Thank you to delegates and speakers for
two very successful days of learning and networking!


The Canadian Institute’s
15th Annual Advanced Administrative Law and Practice conference was held on October 27-28, 2015 at the Sheraton Ottawa Hotel.

This informative, engaging, and invaluable program was once again co-chaired by program favorites Freya Kristjanson (Counsel- Wardle Daley Bernstein Bieber LLP) and Nicholas McHaffie (Partner- Stikeman Elliot LLP) and covered a broad range of issues critically important to administrative law practitioners including duty of fairness, public authority liability, a status update on the ATSSC, expert evidence, and standards of review.

Multiple delegates stated that they always appreciate the level of expertise of speakers, the timeliness of the topics, and the comprehensive content and a large proportion have said that they attend every year as an important part of their professional development, making this the “go to” event in this space.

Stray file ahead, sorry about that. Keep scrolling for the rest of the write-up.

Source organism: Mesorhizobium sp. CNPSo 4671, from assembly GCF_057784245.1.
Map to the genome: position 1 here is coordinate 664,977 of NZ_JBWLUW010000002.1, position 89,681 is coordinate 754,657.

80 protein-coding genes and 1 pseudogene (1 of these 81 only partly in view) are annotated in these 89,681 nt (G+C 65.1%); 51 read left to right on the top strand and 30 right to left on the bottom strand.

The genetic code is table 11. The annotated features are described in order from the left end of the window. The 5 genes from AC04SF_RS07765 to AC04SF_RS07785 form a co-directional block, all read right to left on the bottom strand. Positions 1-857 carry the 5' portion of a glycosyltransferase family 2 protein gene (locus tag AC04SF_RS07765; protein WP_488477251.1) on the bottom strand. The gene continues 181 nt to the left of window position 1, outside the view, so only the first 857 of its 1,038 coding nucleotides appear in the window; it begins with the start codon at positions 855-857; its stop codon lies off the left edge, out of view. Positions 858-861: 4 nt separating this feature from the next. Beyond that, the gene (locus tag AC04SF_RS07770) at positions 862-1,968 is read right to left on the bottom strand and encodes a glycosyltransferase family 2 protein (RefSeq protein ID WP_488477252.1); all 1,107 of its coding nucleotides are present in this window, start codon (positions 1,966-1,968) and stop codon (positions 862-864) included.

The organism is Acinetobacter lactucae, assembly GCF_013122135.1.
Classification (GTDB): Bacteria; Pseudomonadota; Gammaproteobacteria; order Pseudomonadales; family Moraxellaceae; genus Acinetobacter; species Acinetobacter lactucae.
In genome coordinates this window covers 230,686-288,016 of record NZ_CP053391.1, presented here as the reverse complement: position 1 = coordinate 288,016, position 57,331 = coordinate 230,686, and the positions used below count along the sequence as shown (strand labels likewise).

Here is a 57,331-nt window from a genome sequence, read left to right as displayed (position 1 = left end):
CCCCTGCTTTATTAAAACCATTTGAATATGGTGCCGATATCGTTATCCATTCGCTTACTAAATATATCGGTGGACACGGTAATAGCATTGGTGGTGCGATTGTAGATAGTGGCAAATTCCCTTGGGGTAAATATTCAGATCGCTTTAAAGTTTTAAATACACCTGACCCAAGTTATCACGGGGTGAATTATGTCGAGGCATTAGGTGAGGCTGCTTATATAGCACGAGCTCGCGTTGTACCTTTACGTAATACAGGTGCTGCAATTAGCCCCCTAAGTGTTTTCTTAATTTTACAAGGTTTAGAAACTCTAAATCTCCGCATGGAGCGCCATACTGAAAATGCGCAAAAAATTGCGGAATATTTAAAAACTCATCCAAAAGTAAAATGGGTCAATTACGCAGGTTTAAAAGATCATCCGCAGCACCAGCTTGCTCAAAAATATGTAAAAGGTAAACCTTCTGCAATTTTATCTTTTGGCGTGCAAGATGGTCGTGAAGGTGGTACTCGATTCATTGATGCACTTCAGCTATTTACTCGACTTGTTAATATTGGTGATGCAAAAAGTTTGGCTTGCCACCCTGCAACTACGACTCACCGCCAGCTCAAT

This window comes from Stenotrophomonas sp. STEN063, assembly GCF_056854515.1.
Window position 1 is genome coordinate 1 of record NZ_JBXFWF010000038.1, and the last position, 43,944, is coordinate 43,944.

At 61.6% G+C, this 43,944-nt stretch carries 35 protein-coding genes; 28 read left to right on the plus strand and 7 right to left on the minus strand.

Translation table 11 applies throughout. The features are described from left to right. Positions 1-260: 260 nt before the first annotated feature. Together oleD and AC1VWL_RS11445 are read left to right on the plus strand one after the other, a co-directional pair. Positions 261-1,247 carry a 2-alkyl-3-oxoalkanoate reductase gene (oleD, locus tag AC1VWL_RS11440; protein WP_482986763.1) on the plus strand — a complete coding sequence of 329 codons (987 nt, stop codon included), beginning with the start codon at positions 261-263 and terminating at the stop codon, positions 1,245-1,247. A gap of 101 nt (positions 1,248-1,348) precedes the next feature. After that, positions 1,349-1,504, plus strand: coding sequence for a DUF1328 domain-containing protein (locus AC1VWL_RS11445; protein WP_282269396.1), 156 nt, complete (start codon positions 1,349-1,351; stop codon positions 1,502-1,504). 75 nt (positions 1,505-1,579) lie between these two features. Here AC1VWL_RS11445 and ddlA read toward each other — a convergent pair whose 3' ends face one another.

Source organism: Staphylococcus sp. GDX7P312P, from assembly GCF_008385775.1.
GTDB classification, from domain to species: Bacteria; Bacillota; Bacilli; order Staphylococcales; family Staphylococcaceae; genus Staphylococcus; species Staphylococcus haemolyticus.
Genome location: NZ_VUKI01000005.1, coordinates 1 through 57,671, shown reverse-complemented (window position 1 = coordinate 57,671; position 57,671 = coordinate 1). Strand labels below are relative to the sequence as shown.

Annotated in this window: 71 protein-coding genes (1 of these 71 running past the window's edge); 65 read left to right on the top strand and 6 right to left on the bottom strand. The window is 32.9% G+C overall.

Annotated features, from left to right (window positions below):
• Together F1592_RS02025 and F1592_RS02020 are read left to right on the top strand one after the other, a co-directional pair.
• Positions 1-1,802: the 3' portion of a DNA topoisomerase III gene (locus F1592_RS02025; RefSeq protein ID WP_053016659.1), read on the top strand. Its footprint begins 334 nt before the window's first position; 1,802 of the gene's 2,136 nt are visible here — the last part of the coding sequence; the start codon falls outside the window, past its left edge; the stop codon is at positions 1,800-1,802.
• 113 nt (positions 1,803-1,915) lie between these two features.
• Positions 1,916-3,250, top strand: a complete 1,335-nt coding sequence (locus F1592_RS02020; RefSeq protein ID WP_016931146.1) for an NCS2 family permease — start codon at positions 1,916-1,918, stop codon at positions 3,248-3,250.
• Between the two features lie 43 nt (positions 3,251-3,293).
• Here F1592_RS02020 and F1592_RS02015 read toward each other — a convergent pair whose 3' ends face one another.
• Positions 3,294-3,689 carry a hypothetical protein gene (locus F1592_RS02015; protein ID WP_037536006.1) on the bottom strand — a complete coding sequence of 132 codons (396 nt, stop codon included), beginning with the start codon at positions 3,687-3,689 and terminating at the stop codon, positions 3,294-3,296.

The conference kicked off with an excellent, in depth refresher on Fundamentals of Administrative Law masterfully presented by Emily Lawrence (Partner- Paliare Roland). This comprehensive and well-run session explored recent trends and caselaw and provided delegates with a thorough overview of important essentials.


An informative “year in review” led by Stephen Aylward (Stockwoods LLP) who undertook a detailed caselaw update and covered such issues as procedural fairness as well as challenges and considerations for AMP organizations.

This engaging and educational session was followed by an in-depth and well-rounded review of the Administrative Tribunals Support Service of Canada (ATSSC) led by Justice Harry Slade (Chairperson- Specific Claims Tribunal Canada), David Yazbeck (Partner- Raven, Cameron, Ballantyne and Yazbeck LLP), and Edith Bramwell (Coordinator, Representation Section Collective Bargaining Branch, Public Service Alliance of Canada). This frank group discussion outlined how the ATSSC has been functioning in the year after its initial introduction and addressed diverse matters such as judicial independence and institutional bias, and also made predictions for the future.